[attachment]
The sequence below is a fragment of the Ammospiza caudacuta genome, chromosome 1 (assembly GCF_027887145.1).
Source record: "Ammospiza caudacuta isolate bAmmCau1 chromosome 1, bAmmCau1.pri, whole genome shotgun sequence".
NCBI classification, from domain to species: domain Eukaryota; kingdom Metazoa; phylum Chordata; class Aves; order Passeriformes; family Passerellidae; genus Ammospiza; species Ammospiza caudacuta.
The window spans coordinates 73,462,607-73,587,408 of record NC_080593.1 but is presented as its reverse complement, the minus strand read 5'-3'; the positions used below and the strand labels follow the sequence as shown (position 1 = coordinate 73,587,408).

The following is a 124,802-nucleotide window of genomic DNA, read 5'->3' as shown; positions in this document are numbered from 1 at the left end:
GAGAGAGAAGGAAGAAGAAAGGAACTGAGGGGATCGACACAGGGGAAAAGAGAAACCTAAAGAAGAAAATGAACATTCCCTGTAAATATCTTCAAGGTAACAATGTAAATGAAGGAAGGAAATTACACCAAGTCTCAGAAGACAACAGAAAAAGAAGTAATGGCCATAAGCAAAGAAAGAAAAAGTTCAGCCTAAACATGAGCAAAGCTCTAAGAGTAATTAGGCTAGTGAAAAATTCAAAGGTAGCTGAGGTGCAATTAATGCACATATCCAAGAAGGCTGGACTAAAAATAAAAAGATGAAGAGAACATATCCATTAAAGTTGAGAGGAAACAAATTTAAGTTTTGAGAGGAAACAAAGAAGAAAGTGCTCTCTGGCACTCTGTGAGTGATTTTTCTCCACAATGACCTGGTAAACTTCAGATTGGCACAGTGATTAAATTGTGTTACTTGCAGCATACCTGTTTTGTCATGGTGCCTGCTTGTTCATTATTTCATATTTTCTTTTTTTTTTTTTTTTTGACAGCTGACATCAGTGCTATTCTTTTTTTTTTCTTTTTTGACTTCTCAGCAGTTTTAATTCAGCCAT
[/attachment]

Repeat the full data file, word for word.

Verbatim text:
The sequence below is a fragment of the Ammospiza caudacuta genome, chromosome 1 (assembly GCF_027887145.1).
Source record: "Ammospiza caudacuta isolate bAmmCau1 chromosome 1, bAmmCau1.pri, whole genome shotgun sequence".
NCBI classification, from domain to species: domain Eukaryota; kingdom Metazoa; phylum Chordata; class Aves; order Passeriformes; family Passerellidae; genus Ammospiza; species Ammospiza caudacuta.
The window spans coordinates 73,462,607-73,587,408 of record NC_080593.1 but is presented as its reverse complement, the minus strand read 5'-3'; the positions used below and the strand labels follow the sequence as shown (position 1 = coordinate 73,587,408).

The following is a 124,802-nucleotide window of genomic DNA, read 5'->3' as shown; positions in this document are numbered from 1 at the left end:
GAGAGAGAAGGAAGAAGAAAGGAACTGAGGGGATCGACACAGGGGAAAAGAGAAACCTAAAGAAGAAAATGAACATTCCCTGTAAATATCTTCAAGGTAACAATGTAAATGAAGGAAGGAAATTACACCAAGTCTCAGAAGACAACAGAAAAAGAAGTAATGGCCATAAGCAAAGAAAGAAAAAGTTCAGCCTAAACATGAGCAAAGCTCTAAGAGTAATTAGGCTAGTGAAAAATTCAAAGGTAGCTGAGGTGCAATTAATGCACATATCCAAGAAGGCTGGACTAAAAATAAAAAGATGAAGAGAACATATCCATTAAAGTTGAGAGGAAACAAATTTAAGTTTTGAGAGGAAACAAAGAAGAAAGTGCTCTCTGGCACTCTGTGAGTGATTTTTCTCCACAATGACCTGGTAAACTTCAGATTGGCACAGTGATTAAATTGTGTTACTTGCAGCATACCTGTTTTGTCATGGTGCCTGCTTGTTCATTATTTCATATTTTCTTTTTTTTTTTTTTTTTGACAGCTGACATCAGTGCTATTCTTTTTTTTTTCTTTTTTGACTTCTCAGCAGTTTTAATTCAGCCAT